The homeownership rate for the first quarter of 2017, reported by the U.S. Census Bureau (census.gov), was 63.6 percent.  This is a slight improvement from homeownership rate recorded in 2016.  However, in their analysis, the Census Bureau stated that when the rate is adjusted for “seasonal variation,” there was no statistical difference from the 63.5 percent rate recorded in the last quarter of 2016.

homeownership
Homeownership Rate (historical data from census.gov)

The homeownership rate peaked at 69.2 percent in 2005, but has steadily declined since the Great Recession. Industry experts have been flummoxed as to why there have not been more home buyers taking advantage of historically low interest rates in an upward economy. (Freddie Mac reported last week that the national average interest rate for a 30 year fixed rate mortgage was 3.94 percent; freddiemac.com). Even mortgage lending has become looser, as some mortgage companies have rolled out low and no-down payment programs in recent months.

A homeownership crisis in the making, why is there lack of interest in homeownership?  A recent study co-sponsored by the Fisher Center for Real Estate and Urban Economics, UC Berkley and the Rosen consulting Group (Hurdles to Homeownership: Understanding the Barriers; June 2017) asserted to have the answer to this question.  According to a NAR press release (realtor.org), the study was announced this month in honor of National Homeownership Month, and presented at the National Association of Realtors Sustainable Homeownership Conference.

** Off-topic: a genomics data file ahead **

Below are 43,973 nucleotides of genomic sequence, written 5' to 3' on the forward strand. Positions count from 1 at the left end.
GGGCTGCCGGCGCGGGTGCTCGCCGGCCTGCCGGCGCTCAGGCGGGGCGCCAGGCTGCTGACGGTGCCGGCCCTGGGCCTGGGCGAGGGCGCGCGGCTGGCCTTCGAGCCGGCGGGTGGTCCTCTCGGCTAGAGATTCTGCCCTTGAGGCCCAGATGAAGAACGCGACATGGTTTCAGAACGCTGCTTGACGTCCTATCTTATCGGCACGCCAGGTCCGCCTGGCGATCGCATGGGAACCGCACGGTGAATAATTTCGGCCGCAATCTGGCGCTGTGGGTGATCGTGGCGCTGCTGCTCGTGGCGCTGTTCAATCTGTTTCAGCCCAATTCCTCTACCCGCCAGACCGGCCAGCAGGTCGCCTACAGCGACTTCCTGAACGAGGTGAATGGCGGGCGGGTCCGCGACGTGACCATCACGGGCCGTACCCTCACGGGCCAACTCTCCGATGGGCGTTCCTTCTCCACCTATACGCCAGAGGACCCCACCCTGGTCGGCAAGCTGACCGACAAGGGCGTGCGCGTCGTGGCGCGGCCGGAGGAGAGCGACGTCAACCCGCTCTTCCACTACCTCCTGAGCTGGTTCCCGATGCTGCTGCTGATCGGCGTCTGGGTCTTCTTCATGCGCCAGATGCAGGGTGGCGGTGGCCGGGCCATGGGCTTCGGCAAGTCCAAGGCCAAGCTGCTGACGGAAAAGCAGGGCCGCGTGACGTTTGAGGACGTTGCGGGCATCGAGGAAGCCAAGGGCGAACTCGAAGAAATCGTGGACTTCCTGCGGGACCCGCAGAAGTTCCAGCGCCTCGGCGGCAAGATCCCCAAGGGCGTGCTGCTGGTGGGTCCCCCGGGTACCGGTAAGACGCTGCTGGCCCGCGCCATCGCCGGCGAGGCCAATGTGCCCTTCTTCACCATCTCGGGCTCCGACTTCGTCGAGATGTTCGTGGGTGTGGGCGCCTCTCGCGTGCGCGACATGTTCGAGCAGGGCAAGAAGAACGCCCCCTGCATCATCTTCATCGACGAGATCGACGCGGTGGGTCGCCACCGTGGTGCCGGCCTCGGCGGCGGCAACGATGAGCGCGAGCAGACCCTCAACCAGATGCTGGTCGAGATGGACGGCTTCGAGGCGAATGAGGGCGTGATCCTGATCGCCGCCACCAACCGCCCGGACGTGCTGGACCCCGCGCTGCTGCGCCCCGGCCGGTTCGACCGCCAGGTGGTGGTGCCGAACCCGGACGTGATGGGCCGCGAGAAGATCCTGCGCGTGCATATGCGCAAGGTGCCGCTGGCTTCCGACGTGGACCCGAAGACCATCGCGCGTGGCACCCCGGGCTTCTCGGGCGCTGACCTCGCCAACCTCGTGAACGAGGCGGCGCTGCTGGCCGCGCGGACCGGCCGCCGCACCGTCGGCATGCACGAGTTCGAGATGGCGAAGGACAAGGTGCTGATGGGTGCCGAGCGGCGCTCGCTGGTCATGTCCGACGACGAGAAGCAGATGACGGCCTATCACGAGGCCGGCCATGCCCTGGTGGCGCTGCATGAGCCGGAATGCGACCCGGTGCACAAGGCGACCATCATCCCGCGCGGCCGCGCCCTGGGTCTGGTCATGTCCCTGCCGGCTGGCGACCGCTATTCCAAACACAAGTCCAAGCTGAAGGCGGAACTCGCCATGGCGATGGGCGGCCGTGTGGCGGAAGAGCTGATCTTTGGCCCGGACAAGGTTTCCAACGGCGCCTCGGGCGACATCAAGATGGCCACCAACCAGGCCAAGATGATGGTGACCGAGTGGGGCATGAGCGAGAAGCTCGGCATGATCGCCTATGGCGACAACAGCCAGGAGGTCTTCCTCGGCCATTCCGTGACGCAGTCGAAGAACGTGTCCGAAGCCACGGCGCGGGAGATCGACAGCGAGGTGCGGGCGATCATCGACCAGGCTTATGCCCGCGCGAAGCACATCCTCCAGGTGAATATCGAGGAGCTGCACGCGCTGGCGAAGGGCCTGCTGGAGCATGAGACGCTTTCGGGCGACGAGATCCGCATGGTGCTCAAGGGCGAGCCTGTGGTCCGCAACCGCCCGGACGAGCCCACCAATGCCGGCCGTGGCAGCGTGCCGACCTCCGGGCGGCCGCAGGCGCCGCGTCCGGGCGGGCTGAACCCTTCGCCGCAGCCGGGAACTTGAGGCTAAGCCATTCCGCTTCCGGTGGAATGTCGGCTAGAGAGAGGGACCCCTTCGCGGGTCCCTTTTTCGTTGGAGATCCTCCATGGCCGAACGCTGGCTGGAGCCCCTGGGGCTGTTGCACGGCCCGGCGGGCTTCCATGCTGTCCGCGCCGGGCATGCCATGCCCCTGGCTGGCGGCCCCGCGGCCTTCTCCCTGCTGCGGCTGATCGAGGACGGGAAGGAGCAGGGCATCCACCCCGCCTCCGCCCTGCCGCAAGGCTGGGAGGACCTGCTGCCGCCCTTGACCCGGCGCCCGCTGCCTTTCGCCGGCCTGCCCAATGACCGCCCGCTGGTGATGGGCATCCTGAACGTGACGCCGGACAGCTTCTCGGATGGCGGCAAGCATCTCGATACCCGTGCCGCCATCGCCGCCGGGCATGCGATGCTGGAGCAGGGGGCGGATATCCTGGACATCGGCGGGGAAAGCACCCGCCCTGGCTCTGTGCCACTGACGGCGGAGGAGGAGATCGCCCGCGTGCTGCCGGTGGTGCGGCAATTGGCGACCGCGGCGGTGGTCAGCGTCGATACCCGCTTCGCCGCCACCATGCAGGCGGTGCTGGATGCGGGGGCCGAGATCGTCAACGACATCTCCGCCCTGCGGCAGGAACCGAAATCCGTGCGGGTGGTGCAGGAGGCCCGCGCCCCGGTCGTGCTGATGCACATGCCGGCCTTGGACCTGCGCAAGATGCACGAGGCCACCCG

The authors discussed regulatory issues that has hindered housing and mortgage lending.  They also identified issues affecting would-be home buyers, which include: student debt; availability of mortgages; housing affordability; low home sale inventory; and “post-foreclosure stress disorder.”

You may already have heard much about regulatory issues, consumer debt, mortgages, affordability, and low housing inventory.  But, what is “post-foreclosure stress disorder?”  The Rosen Consulting Group coined the phrase to give a name to the concept of perceived home buying risks derived from a financial crisis.